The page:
The book onslaught continues! September has a ton of books hitting stores, too much for one list, so here's another roundup of the titles to tide you over.
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The Great Tales Never End: Essays in Memory of Christopher Tolkien edited by Richard Ovenden and Catherine McIlwaine (August 4th)
This book came out early last month, but I only just discovered it the other day. Christopher Tolkien, who headed up the effort to preserve his father's literary estate died in 2020. He's an enormously important figure in the story of J.R.R. Tolkien, having released books such as the The Silmarillion, the History of Middle-earth, The Children of Húrin, The Fall of Gondolin, and Beren and Lúthien (amongst many others).
This new volume of essays pays tribute to Tolkien and his efforts to bring his father's work to the public's attention, providing some insights into his process and quite a bit more. It looks like a fantastic look into the making of this entire universe.
The Mother's Wheel by Robin Kirk (September 6th)
Robin Kirk recently re-released the first two novels in her dystopian fantasy trilogy The Bond, (which kicked off with The Bond and continued with The Hive Queen), in a society where men are obsolete, and where women's abilities are magically engineered by Sowers when they're sixteen.
A resistance has been brewing, and Dinitra ends up joining after she discovers some horrifying truths behind the Weavers who dole out magical abilities. In this installment, we meet a mutant draft named Sil, who's leading a group of refugees away from the conflict, only to encounter more trouble and trials along the way.
Ducks: Two Years in the Oil Sands by Kate Beaton (September 13th)
I've long been a fan of Kate Beaton's cartooning (especially Hark! A Vagrant!), and I've been looking forward to this autobiographical effort from her. In it, she recounts her time working on an oil sands mining project in Alberta, Canada. It came out of some sketches from 2014, and it's a really moving, complicated story. I'm looking forward to getting my hands on a copy.
The Art and Science of Arrival by Tanya Lapointe (September 13th)
I was a big fan of the art book for Denis Villeneuve's Dune, The Art and Soul of Dune, and it looks like author Tanya Lapointe is going through Villeneuve's catalog, having written another one for Blade Runner 2049 and now Arrival. (Maybe Sicario will be next?)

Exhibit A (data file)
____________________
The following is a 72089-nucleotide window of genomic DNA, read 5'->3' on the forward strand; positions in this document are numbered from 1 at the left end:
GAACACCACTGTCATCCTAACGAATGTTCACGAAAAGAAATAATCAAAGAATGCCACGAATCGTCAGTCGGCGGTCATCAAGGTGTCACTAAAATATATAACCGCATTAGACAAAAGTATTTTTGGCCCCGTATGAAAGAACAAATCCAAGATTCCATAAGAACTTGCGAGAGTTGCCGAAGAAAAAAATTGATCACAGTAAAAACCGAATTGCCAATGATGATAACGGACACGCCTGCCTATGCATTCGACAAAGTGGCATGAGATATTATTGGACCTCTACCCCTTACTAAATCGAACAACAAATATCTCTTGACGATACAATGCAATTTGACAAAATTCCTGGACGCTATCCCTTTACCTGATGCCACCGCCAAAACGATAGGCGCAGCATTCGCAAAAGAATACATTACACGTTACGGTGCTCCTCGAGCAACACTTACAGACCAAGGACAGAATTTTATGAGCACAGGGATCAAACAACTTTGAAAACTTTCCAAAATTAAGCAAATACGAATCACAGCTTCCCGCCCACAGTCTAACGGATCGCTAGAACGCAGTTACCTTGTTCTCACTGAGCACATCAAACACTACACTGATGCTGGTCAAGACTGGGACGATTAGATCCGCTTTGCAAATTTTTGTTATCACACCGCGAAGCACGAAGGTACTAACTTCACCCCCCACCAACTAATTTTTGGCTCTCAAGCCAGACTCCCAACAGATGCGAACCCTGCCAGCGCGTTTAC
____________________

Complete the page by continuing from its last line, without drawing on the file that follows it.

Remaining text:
The film is based off of Ted Chiang's story, and it's a gorgeous film. This should be a really fascinating behind-the-scenes look at the movie.
Bindle Punk Bruja by Desideria Mesa (September 13th)
This historical fantasy is set during the roaring twenties, about a woman named Rosa Alvarado, who leads something of a double life. As Rosa, she's a reporter in Kansas city, who also owns a clandestine jazz club in Kansas City. Her other persona is Luna, a half-Mexican daughter of immigrants who has some magical blood in her veins. She's been helping a hidden covent of witches and has been trying to keep those two lives separate, to keep the city's corrupt politicians from finding out.
There's plenty of danger in the air: organized crime is moving in on her business, while the KKK are targeting members of her community. She'll have to rely on her wits and powers to keep her business and family running.
What If? 2: Additional Serious Scientific Answers to Absurd Hypothetical Questions by Randall Munroe (September 13th)
Randall Munroe's best known for his ongoing webcomic xkc, and has now released sequel to his excellent nonfiction book, What If?, which answered questions like "what if you pitched a baseball at 90 percent the speed of light" or "what would happen if the moon disappeared?"
This new volume answers even more absurd questions: "how much would you cool the atmosphere by opening every freezer on earth?"; "what would happen if you had a billion-story building?"; and "what happens when you try and ride a helicopter blade?"
Robber Barrons by Nanci Schwartz (September 13th)
An online friend of mine, Nanci Schwartz, has just released her debut novel: Robber Barrons, the first installment of a military SF series about a reluctant super soldier. Victoria Anetti inherited some genetic enhancements from her father, but would rather spend her time fixing starships. When her father and his fellow soldiers died on a mission, she was left as the only such super soldier alive, and there are a lot of people who want to get their hands on her.